Victoria_Cross_of_canada

THE

 

TO THE VICTORIA & GEORGE CROSS

COMPREHENSIVE GUIDE

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henderson g c

 

 

 

 

 

 

 

 

 

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b. 28/04//1912 Amiens, France. d. 13/03/1995 Walton-on-Thames, Surrey

 

DATE AND PLACE OF GC ACTION: 04/1943 - 05/1945 France/Germany.

 

She was born Odette Marie Céline Brailly in Amiens, France, the daughter of the First World War hero Gaston Brailly, who was killed at Verdun in 1918. At seven, she caught poliomyelitis, and spent a year blind and another without the movement of her limbs.

 

She met an Englishman, Roy Sansom, in Boulogne, and married him in 1931, moving with him to England. The couple had three daughters: Françoise, Lily and Marianne. Roy Sansom enlisted in 1940. In the spring of 1942, the Admiralty appealed for postcards or family photographs taken on the Continent for possible war use. Hearing the broadcast, she wrote that she had photographs taken around Boulogne, on the French coast of the English Channel, but she inadvertently addressed her letter to the War Office instead of the Admiralty. As a result, she was enrolled in Special Forces of the First Aid Nursing Yeomanry (FANY) and trained by Colonel Maurice Buckmaster's Special Operations Executive to be sent into Nazi-occupied France to work with the French Resistance. She left her three daughters in a convent school.

 

She was 31 years old and serving in the SOE when she was infiltrated into enemy occupied France in October 1942 with the codename Lise. She worked with great courage and distinction until April 1943 when she was arrested with Peter Churchill, her CO. While travelling between Marseilles and Paris on the way to prison at Fresnes, she was able to speak to her CO and for mutual protection they agreed to maintain the fiction that they were married. She adhered to this story and even succeeded in convincing her captors, in spite of evidence to the contrary and 14 interrogations. She also drew the Gestapo's attention away from her CO and on to herself. They severely tortured her to get more information but she refused to buckle. She was condemned to death and sent to Ravensbruck Concentration Camp in June 1943. She remained there for 2 years but was never executed. After the war she was a witness at the trial in Hamburg of 16 members of the staff of the Concentration Camp.

 

Sansom and Odette's marriage was dissolved in 1946 and she married Peter Churchill in 1947. She was divorced from Churchill in 1956 and married Geoffrey Hallowes in the same year. Hallowes outlived her and died in 2006.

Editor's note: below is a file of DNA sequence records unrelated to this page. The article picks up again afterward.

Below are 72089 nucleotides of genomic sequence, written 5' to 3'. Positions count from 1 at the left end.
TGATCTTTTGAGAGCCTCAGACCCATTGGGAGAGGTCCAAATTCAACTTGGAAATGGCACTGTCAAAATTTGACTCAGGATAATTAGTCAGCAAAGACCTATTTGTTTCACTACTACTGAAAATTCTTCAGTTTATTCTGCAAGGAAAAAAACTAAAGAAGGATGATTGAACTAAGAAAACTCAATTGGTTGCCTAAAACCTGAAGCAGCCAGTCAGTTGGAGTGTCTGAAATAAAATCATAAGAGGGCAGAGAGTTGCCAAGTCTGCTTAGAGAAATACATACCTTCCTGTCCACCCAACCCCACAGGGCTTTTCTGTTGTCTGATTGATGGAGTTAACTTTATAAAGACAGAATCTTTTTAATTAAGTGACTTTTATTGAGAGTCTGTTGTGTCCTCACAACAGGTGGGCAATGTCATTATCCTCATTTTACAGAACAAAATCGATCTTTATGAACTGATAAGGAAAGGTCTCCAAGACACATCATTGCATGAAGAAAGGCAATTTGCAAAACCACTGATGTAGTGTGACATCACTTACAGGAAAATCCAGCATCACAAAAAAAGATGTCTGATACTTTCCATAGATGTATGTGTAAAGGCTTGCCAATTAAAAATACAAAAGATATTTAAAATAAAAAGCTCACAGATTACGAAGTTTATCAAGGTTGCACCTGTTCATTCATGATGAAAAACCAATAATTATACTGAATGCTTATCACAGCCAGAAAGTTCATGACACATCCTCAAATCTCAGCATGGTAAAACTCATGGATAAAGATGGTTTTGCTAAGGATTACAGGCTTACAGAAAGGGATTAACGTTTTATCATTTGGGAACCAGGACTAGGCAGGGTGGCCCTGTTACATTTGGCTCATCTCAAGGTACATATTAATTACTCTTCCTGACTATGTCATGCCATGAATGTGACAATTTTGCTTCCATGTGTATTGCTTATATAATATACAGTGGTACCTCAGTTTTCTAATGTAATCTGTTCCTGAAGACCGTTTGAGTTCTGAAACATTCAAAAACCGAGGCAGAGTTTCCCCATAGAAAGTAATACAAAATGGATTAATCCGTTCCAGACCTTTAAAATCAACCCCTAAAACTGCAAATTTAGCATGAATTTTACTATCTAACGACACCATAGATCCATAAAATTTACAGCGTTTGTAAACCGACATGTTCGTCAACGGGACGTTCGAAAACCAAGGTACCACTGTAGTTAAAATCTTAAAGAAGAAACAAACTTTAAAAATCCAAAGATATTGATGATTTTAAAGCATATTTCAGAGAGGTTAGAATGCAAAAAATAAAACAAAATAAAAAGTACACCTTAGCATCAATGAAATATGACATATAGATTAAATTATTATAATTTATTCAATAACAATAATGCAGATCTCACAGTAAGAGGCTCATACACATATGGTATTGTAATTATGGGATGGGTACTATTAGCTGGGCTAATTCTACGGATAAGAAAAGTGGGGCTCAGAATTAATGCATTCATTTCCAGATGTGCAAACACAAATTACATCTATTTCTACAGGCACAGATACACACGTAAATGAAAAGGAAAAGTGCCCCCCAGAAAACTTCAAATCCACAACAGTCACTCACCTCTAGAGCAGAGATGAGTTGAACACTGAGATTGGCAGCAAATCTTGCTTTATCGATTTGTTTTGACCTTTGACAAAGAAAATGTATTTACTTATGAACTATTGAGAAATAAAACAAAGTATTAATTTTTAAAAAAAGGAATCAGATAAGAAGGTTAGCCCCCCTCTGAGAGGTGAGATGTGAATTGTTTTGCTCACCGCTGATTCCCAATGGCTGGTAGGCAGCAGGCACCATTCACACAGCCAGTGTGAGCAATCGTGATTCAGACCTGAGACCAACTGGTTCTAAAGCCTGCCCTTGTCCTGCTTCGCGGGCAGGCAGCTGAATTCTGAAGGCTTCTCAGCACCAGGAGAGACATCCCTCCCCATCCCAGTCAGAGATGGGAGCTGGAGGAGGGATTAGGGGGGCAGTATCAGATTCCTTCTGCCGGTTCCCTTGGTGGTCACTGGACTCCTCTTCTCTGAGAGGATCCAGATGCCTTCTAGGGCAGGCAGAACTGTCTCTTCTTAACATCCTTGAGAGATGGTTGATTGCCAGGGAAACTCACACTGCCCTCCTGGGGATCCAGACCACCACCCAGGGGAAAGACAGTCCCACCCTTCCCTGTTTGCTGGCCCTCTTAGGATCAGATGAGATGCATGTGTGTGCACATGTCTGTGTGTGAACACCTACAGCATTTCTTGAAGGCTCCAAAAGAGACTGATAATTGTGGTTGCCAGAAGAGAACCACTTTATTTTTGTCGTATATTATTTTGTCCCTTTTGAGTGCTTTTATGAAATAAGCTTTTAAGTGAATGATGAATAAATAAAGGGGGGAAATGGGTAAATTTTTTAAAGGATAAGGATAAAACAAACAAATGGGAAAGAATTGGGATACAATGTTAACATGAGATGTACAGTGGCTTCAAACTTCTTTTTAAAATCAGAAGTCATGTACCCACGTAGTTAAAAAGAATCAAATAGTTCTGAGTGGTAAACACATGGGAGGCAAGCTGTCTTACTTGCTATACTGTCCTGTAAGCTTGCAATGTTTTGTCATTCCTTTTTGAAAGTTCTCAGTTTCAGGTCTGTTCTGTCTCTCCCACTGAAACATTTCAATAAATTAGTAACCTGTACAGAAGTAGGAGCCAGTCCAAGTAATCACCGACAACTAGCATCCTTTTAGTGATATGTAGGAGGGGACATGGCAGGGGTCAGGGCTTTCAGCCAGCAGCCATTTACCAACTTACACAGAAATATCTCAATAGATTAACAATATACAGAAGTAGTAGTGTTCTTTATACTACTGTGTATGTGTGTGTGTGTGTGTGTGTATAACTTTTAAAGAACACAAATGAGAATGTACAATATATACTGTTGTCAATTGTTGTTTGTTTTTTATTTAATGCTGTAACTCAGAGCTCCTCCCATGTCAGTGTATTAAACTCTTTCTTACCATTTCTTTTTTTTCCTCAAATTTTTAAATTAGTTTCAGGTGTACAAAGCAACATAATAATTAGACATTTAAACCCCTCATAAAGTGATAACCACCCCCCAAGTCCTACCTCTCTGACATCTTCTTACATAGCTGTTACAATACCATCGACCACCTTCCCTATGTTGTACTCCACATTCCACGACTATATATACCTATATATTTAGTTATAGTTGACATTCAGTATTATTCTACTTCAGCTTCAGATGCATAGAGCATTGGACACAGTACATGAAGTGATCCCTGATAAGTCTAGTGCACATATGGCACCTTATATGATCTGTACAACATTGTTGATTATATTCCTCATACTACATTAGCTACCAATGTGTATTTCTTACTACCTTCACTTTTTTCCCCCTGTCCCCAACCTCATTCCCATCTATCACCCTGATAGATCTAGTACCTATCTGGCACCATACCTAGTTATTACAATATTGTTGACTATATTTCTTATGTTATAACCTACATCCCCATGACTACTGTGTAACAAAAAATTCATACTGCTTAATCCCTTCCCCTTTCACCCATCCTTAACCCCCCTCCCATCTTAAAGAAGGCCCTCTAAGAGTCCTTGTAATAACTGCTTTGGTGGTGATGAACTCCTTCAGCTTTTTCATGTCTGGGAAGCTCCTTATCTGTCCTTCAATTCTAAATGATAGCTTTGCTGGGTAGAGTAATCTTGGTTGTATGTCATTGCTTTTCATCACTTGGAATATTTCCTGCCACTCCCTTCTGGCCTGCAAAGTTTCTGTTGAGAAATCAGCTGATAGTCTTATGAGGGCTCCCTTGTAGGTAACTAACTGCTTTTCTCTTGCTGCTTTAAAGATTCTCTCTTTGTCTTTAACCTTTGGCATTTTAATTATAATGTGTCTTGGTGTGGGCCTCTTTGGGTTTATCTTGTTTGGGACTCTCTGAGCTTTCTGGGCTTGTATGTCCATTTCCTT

Hallowes was appointed a Member of the Order of the British Empire and was the first of three Second World War First Aid Nursing Yeomanry members to be awarded the George Cross (gazetted 20 August 1946). She remains the only woman to have received the George Cross whilst alive, all other female awards to date being posthumous. She was also appointed a Chevalier de la Légion d'honneur for her work with the French Resistance. In 1951, her home was burgled and the GC stolen. After an appeal by her mother, it was returned with a note saying:

 

You, Madame, appear to be a dear old lady. God bless you and your children. I thank you for having faith in me. I am not all that bad — it's just circumstances. Your little dog really loves me. I gave him a nice pat and left him a piece of meat — out of fridge. Sincerely yours, A Bad Egg.

 

On 23 February 2012, the Royal Mail released a postage stamp featuring Hallowes as part of its "Britons of Distinction" series.

 

LOCATION OF MEDAL: LORD ASHCROFT GALLERY, IMPERIAL WAR MUSEUM, LONDON.

BURIAL PLACE: BURVALE CEMETERY, HERSHAM, SURREY.

 

 

 

 

 

 

 

 

 

 

 

 

 

 

 

 

 

 

 

 

 

 

 

 

 

 

Odette Sansom Hallowes

GC, MBE

Sansom 295 Odette Sansom GC

Picture courtesy of Kevin Brazier

Picture of Sansom's medals courtesy of Derek Walker

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“The King has been graciously pleased to award the George Cross to : -

 

Odette Marie Celina (sic), Mrs. SANSOM, M.B.E., Women’s Transport Service (First Aid Nursing Yeomanry)

 

Mrs. Sansom was infiltrated into enemy-occupied France in October 1942 and worked with great courage and distinction until April, 1943, when she was arrested with her Commanding Officer. Between Marseilles and Paris on the way to the prison at Fresnes, she succeeded in speaking to her Commanding Officer and for mutual protection they agreed to maintain that they were married. She adhered to this story and even succeeded in convincing her captors in spite of considerable contrary evidence and through at least fourteen interrogations. She also drew Gestapo attention from her Commanding Officer on to herself saying that he had only come to France on her insistence. She took full responsibility and agreed that it should be herself and not her Commanding Officer who should be shot. By this action she caused the Gestapo to cease paying attention to her Commanding Officer after only two interrogations. In addition the Gestapo were most determined to discover the whereabouts of a wireless operator and another British officer whose lives were of the greatest value to the Resistance Organisation. Mrs. Sansom was the only person who knew of their whereabouts. The Gestapo tortured her most brutally to try to make her give away this information. They seared her back with a red hot iron and, when that failed, they pulled out all her toe-nails. Mrs. Sansom, however, continually refused to speak and by her bravery and determination, she not only saved the lives of the two officers but also enabled them to carry on their most valuable work.

 

During the period of over two years in which she was in enemy hands, she displayed courage, endurance and self-sacrifice of the highest possible order.”

 

 

20th August 1946

transcribed by Terry Hissey